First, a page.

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A clinical nurse coordinator, also known as a charge nurse, is the registered nurse who oversees clinical care and nursing activities on a specific nursing unit during a designated shift.
During his shift, the clinical nurse coordinator implements, supervises and evaluates patient care on his unit. He promotes a safe environment for patients, families, visitors and staff.
A clinical nurse coordinator has an associate degree in nursing (ADN) or, preferably, a bachelor’s of science degree in nursing (BSN). Her employer may require two or more years of experience and/or certification in a relevant nursing specialty, according to AllHealthcareJobs.com.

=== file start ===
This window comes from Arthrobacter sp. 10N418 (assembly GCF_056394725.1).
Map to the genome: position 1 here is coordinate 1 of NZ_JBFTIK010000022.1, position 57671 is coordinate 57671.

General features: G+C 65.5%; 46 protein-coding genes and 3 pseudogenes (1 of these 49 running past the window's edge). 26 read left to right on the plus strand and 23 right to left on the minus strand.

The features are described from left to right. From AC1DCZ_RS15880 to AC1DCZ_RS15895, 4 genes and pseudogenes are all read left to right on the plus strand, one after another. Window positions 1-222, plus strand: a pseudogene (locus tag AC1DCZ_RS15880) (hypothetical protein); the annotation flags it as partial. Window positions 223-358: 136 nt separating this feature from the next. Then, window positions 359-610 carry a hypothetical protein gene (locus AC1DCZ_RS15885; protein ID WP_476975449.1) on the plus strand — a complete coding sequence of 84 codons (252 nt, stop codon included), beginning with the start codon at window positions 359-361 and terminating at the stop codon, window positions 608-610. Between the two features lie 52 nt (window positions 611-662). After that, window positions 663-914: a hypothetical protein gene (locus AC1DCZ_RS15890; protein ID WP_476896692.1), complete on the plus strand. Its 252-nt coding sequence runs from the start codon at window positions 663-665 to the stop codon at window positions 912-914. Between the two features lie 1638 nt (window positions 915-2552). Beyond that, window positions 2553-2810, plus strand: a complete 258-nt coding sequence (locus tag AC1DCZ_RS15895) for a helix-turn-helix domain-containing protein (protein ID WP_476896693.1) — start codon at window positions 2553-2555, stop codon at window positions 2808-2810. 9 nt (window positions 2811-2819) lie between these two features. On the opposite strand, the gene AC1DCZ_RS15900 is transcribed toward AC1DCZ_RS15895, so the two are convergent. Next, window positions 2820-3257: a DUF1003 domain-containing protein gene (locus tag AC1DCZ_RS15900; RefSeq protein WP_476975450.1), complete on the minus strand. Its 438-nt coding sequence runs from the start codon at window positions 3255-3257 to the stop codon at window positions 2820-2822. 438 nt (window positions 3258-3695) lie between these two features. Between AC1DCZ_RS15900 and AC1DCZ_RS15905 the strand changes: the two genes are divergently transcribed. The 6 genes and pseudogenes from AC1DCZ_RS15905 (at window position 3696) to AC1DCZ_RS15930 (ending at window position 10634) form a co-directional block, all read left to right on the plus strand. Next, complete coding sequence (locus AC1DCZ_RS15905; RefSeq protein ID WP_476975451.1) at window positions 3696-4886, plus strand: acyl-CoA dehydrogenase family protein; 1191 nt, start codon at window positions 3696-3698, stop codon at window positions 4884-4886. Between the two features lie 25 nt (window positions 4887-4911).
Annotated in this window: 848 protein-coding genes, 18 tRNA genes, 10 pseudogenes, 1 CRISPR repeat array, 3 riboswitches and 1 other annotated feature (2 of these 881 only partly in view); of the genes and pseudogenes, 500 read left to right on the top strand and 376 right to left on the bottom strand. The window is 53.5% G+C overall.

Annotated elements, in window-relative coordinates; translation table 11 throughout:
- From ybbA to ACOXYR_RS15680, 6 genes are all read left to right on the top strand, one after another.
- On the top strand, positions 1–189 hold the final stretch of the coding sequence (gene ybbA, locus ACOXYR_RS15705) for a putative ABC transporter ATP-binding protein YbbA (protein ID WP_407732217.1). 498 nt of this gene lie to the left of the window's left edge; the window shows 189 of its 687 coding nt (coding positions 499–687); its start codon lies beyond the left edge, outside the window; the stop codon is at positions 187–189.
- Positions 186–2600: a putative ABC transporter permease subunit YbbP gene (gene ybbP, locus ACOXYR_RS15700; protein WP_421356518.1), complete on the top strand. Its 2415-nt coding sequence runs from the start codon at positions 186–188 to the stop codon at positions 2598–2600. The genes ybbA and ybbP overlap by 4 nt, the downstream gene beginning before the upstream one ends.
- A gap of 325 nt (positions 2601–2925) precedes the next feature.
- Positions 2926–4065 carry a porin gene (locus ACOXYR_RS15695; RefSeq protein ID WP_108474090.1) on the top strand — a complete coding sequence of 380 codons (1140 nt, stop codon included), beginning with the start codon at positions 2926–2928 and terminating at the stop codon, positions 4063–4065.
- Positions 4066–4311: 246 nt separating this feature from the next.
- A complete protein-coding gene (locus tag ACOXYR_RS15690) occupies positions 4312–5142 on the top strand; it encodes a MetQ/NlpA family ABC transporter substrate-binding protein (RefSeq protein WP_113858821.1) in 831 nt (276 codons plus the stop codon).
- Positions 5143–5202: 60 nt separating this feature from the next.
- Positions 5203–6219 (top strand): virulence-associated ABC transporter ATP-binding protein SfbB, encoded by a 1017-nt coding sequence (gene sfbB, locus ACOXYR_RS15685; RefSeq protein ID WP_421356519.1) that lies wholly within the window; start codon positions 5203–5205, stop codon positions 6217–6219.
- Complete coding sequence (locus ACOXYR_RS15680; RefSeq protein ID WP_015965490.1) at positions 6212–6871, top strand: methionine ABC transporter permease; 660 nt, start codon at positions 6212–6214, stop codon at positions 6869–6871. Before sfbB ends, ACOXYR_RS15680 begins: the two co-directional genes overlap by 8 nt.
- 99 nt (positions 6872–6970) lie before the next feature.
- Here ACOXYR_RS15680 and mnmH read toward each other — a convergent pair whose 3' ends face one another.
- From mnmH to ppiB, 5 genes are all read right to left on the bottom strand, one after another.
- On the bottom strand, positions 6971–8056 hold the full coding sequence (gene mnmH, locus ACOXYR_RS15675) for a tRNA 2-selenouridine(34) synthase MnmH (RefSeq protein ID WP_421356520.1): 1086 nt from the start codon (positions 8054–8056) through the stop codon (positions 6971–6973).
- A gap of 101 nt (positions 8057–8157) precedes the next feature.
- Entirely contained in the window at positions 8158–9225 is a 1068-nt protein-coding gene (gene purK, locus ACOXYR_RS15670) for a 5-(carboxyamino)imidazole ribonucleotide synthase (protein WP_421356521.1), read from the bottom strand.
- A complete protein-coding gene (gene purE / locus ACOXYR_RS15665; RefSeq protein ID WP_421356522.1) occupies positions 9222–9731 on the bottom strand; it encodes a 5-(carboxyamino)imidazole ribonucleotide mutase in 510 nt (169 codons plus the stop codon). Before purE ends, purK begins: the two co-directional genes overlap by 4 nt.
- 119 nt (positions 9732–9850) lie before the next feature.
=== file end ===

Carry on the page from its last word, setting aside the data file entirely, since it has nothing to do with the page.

The clinical nurse coordinator serves as the eyes and ears for the nurse manager on a given shift. He makes rounds on patients and staff, leads by example, and serves as a liaison between the unit and other hospital departments.
The clinical nurse coordinator role is physically and mentally demanding. She’ll spend a good deal of her time walking from one patient area to the next to evaluate situations. A competent clinical coordinator juggles competing demands, uses critical thinking skills and smooths over interpersonal disagreements that arise on her shift.
According to SalaryExpert.com, average yearly salaries for clinical nurse coordinators in November 2009 varied from $23,279 to $41,258.
Sandy Keefe, M.S.N., R.N., has been a freelance writer for over five years. Her articles have appeared in numerous health-related magazines, including "Advance for Nurses" and "Advance for Long-Term Care Management." She has written short stories in anthologies such as "A Cup of Comfort for Parents of Children with Special Needs."